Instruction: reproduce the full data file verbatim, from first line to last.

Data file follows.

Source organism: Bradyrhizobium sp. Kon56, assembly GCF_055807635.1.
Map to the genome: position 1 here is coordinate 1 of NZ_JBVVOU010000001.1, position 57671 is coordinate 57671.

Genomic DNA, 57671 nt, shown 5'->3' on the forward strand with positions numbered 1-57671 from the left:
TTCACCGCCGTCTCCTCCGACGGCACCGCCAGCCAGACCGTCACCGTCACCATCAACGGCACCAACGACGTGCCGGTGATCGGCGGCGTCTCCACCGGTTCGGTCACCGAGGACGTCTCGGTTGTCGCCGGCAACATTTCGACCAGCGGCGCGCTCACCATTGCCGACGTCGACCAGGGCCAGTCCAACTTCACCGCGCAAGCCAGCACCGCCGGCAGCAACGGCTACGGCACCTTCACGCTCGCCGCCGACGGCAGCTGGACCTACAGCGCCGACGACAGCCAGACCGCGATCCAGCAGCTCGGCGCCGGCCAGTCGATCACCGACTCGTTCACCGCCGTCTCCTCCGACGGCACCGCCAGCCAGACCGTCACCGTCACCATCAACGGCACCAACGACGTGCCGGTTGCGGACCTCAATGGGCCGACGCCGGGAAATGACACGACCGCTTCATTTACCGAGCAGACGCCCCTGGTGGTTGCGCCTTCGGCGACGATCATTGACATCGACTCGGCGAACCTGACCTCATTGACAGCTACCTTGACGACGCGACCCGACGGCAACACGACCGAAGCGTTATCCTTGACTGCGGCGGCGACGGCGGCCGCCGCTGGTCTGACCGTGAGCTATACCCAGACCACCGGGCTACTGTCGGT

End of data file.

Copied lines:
Source organism: Bradyrhizobium sp. Kon56, assembly GCF_055807635.1.
Map to the genome: position 1 here is coordinate 1 of NZ_JBVVOU010000001.1, position 57671 is coordinate 57671.

Genomic DNA, 57671 nt, shown 5'->3' on the forward strand with positions numbered 1-57671 from the left:
TTCACCGCCGTCTCCTCCGACGGCACCGCCAGCCAGACCGTCACCGTCACCATCAACGGCACCAACGACGTGCCGGTGATCGGCGGCGTCTCCACCGGTTCGGTCACCGAGGACGTCTCGGTTGTCGCCGGCAACATTTCGACCAGCGGCGCGCTCACCATTGCCGACGTCGACCAGGGCCAGTCCAACTTCACCGCGCAAGCCAGCACCGCCGGCAGCAACGGCTACGGCACCTTCACGCTCGCCGCCGACGGCAGCTGGACCTACAGCGCCGACGACAGCCAGACCGCGATCCAGCAGCTCGGCGCCGGCCAGTCGATCACCGACTCGTTCACCGCCGTCTCCTCCGACGGCACCGCCAGCCAGACCGTCACCGTCACCATCAACGGCACCAACGACGTGCCGGTTGCGGACCTCAATGGGCCGACGCCGGGAAATGACACGACCGCTTCATTTACCGAGCAGACGCCCCTGGTGGTTGCGCCTTCGGCGACGATCATTGACATCGACTCGGCGAACCTGACCTCATTGACAGCTACCTTGACGACGCGACCCGACGGCAACACGACCGAAGCGTTATCCTTGACTGCGGCGGCGACGGCGGCCGCCGCTGGTCTGACCGTGAGCTATACCCAGACCACCGGGCTACTGTCGGT